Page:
When LESS is MORE
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Is 'Right of Way' a useful or safe idea to teach in skydiving?
Canopy Collision Part 1 here
In March of 2017 I posted a review of a canopy collision that took place at Skydive Arizona on December 30, 2016. The post included two videos, one shot by a participant in the collision and one shot by an outside observer. The videos (here) make it pretty clear what happened and I hoped they would spur discussion about traffic management.
Before going on, though, let me caution the readers about a few things. One, some of the comments to my post are stated in a way that suggests the commentator knew what was actually going on in the heads of the two who collided. We don't know, and this kind of baseless assertion seriously diminishes the usefulness of the Forum.
Two, if you watch closely there was traffic to both right and left of the overtaking canopy. Lens distortion makes it hard to know just where it was in the final seconds before the collision, but it may have affected the decision making of the top canopy pilot. We could argue endlessly about whether or not the top pilot could have avoided the collision. The fact is that he did not come up with a solution to the problem fast enough to avoid it.
the low canopy was almost entirely responsible for the collision
Three, the landing area is tight even without heavy traffic. Nevertheless, this collision could have occurred anywhere because it essentially was caused by one parachute turning into the path of another, which is the ultimate cause of almost every canopy collision.
Finally, Skydive Arizona does have a lot of guidelines because we have a lot of visitors from drop zones that apparently don't. Breaking the rules isn't a grounding offense in most situations. In this particular case I doubt if either collision participant was actively thinking about those guidelines. In all likelihood the bottom jumper let established habits override the guidelines, and the other was trying to deal with that.
I found it worrisome that several people staunchly defended the concept that “Low Canopy has Right of Way” overrides all other considerations under canopy. In this case the low canopy was almost entirely responsible for the collision and the event never would have occurred if that person had flown in a safe, predictable manner. I want to review the concept of Right of Way and challenge whether it is even a useful or safe idea to teach in skydiving when expressed as an absolute. If we are going to retain the concept we need to understand the origins and the exceptions.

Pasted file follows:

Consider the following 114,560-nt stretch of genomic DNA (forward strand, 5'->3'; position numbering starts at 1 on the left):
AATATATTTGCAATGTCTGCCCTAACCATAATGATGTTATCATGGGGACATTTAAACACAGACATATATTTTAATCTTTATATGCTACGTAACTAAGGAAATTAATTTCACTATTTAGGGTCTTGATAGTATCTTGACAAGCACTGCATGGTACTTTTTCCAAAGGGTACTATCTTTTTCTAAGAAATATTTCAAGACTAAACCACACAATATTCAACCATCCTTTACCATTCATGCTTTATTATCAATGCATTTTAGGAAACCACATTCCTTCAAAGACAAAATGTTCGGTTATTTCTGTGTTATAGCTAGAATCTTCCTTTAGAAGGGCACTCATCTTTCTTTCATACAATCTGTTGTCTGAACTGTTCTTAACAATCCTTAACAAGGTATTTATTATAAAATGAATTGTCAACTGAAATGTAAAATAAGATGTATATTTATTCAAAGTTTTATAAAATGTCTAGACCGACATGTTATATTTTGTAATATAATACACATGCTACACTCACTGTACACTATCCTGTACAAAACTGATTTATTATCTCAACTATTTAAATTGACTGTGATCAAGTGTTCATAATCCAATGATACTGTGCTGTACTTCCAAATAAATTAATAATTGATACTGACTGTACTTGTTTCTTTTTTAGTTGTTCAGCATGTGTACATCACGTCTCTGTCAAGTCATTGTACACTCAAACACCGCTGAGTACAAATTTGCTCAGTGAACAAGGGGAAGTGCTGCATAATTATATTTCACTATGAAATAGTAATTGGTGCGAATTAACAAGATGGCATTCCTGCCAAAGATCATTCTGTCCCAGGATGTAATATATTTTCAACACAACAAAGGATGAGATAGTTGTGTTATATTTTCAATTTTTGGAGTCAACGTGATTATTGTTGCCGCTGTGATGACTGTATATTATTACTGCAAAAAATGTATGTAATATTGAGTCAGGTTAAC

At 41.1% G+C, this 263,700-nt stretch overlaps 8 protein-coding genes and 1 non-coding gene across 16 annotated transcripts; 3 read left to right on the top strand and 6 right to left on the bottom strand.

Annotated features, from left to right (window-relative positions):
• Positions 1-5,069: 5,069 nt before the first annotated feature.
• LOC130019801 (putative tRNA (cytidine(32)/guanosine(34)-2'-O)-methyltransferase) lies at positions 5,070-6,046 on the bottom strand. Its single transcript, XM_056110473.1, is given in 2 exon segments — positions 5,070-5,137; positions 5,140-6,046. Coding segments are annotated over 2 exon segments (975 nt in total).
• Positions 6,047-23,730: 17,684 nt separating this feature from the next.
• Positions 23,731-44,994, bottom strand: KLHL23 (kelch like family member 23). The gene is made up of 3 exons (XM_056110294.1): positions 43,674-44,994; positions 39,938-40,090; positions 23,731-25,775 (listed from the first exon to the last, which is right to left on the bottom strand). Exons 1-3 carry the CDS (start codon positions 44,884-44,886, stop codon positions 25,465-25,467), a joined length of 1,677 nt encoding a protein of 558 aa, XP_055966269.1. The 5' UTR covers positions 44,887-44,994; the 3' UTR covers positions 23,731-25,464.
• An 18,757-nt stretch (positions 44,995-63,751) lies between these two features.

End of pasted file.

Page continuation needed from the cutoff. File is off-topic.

Technically the term Right of Way has nothing to do with navigation by boat, car, parachute, or other conveyance. It is a legal term to describe access to property. For example, if my land is surrounded on all sides by someone else's land, I can be granted a legal Right of Way to my land. Similarly, if tradition allows the public to cross private land at a specific place, a Right of Way exists.
At some point the phrase was adopted to nautical traffic, although technically the proper phrasing is “give way” as “In situation X, vessel 1 gives way to vessel 2.” But to be absolutely clear, the rules about who gives way in traffic have a lot of exceptions, all based on common sense. Ultimately they are intended to minimize confusion and de-conflict traffic problems, but they are not in any way absolute rules. Here are some examples:
'A powered vessel gives way to a sailing vessel.' Unless the powered vessel is actively fishing, or needs a deep channel that the sailboat does not. And any sailor with an iota of experience and common sense knows that sailing a yacht in front of a massive container ship is a sure way to be run down, regardless of your unpowered status.
Between two sailboats, the default rule is that 'a vessel on a port tack gives way to one on a starboard tack'. For those who aren't sailors, that means if the wind is coming over your left side, you give way to a boat that has the wind coming over its right side. In fact this is probably where the phrase “right of way” comes from because the boat on the starboard tack is to the right of a line drawn back to front through the boat on the port tack, and vice versa. Eventually this was applied to cars: if two cars were approaching a crossroads, the one to the right had ‘right of way.’